Good corporate governance implies a responsibility to a whole variety of different stakeholders each with their own interests. The responsibilities of directors to meet these interests are now entrenched in the new companies act so this is no longer a nice to have. If we consider the stakeholders and their interests:
- Employees - to have secure employment and ongoing income;
- Shareholders - to generate ongoing returns based on investment;
- Government - to receive taxes on a regular basis;
- Suppliers - to have constant customers and security of payment for their goods and services;
- Customers - to have sustainability of supply at rates that are manageable.
The interesting point to note is that all these interests incorporate a need for security of supply and sustainability. Taking into account the fact that all businesses in one form or another are part of a chain of events, converting some form of natural resource into a consumable product or service, we have to then acknowledge that the responsibility of directorship is one of balancing social and eco sustainability with commercial responsibility.
Most of all, responsibility to ensure that the natural resources of the world are protected. A simple calculation shows that if the world economy grows by a percentage then the consumption of raw materials must increase by a similar percentage. The implication is one of increasing utilisation of diminishing resources. You may question the simplicity and the common sense of this, but the implication for business is that for the business to keep pace with the economic growth rate it is reducing its own future sustainability by a similar percentage.
The simple deduction is that for business to be truly sustainable it needs to match that growth without increasing its consumption of renewable natural resources (in most cases) and reduce its consumption of non-renewable resources.
So, how do we balance raw material utilisation with growth? Effectively natural resources is a closed equation, increased utilisation by one party means proportionally less for someone else or future use, it is a 'win lose' scenario. The solution is a careful evaluation of how we balance financial gain for all stakeholders with future growth and the certainty of a natural world in which to enjoy it.
As we head toward the end of the information age and into the age of application, our focus must naturally shift toward the effective use of resources and the leverage that can be obtained from available tools. Growth in a company's revenue, activity and production can no longer consume a similar increase in resources - that means the ability to meet all the necessary responsibilities to all the stakeholders will require considerable improvements in efficiency and related reductions in consumption.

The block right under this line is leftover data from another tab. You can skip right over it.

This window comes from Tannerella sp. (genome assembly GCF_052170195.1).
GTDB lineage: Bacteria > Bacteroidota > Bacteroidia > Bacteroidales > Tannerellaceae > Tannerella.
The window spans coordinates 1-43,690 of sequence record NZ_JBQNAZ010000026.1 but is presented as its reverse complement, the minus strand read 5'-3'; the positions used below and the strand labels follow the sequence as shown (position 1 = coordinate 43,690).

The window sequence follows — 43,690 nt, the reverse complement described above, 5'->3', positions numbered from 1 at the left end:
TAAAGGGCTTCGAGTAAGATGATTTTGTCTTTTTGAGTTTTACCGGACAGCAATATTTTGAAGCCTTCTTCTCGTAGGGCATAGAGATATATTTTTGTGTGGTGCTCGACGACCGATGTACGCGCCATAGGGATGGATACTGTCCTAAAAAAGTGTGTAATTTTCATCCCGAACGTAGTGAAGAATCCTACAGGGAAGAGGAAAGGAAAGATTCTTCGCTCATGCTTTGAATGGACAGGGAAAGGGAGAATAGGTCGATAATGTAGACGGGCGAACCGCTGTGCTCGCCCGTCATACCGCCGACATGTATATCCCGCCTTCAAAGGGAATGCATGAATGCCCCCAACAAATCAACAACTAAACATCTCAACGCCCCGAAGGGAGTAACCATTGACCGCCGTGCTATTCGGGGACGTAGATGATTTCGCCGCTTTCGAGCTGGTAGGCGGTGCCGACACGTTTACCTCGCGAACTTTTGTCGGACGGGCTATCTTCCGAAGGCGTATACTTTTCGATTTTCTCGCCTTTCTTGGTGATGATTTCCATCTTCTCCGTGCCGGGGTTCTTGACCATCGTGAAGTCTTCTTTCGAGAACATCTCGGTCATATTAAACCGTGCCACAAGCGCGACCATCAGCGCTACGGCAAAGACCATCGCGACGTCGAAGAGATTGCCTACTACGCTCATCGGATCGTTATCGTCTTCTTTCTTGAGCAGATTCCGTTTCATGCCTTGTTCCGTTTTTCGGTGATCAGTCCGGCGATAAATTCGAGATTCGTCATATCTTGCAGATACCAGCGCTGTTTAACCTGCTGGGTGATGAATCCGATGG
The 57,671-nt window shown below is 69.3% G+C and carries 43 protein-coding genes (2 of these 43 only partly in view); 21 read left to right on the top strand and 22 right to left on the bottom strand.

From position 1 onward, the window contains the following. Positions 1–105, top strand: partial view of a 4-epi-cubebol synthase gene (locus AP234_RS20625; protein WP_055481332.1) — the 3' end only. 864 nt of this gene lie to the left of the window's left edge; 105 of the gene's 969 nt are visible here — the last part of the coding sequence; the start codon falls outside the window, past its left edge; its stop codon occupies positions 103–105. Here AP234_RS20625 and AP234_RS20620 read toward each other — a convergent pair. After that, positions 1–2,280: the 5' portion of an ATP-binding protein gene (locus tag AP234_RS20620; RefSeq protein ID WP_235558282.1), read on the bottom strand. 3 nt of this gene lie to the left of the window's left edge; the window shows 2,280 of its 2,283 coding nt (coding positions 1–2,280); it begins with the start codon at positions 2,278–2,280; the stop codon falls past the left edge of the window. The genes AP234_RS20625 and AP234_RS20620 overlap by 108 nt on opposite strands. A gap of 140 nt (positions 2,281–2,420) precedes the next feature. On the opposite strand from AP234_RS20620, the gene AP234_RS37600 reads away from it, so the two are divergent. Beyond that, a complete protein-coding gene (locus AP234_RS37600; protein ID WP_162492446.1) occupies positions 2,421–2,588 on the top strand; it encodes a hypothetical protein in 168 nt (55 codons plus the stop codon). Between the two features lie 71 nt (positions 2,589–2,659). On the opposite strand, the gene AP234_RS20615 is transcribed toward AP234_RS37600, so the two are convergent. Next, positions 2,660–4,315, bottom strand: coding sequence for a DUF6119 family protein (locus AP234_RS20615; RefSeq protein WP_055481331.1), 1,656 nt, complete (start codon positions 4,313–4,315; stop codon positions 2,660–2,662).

The necessity of improving leverage off resources stretches beyond saving electricity and or using alternative energy sources, it permeates every aspect of a business. The ability to become efficient is vested in the development and adoption of applications; applications that can make sense of the vast amounts of information that we have accumulated in our attempts to take advantage of the information age. In today's world, information is becoming a commodity, one which is only as good as the use a business can make of it.
The successful and sustainable businesses of the future are now focusing on the efficiency and mobility of the workforce. Future efficiency gains will come from careful planning of placement and location of resources relative to areas of activity. The ability to move those resources, quickly and efficiently, with a good steady flow of information that is relevant and targeted. The best gains to be had in terms of leverage are applications and technology that is mobile and integrated into enterprise solutions. The company workforce with the ability to capture data and interact with clients or installations on site and submit or interact in real time; will lead the way into the realm of future sustainable business. Strategic and management planning in future needs to accurately understand and interpret the relationship between resource planning and growth planning - this will require tools that relate a whole variety of variables in way that reflects the most efficient relationship between them. Understanding the history of the relationships between resources and workforces relative to clients and footprint is going to be the foundation of predictive modelling. Those that can interpret predictive modelling will be those that gain leverage off of their mobile workforce and infrastructure.
Being part of the community of future sustainable businesses requires planning, initiative and vision. The question is where are you in this process, if at all?
By: Brian Civin
Chief Business Officer: AfriGIS (Pty) Ltd.http://www.coldpressmedia.co.za/gb/2012/june/articles/afrigis.html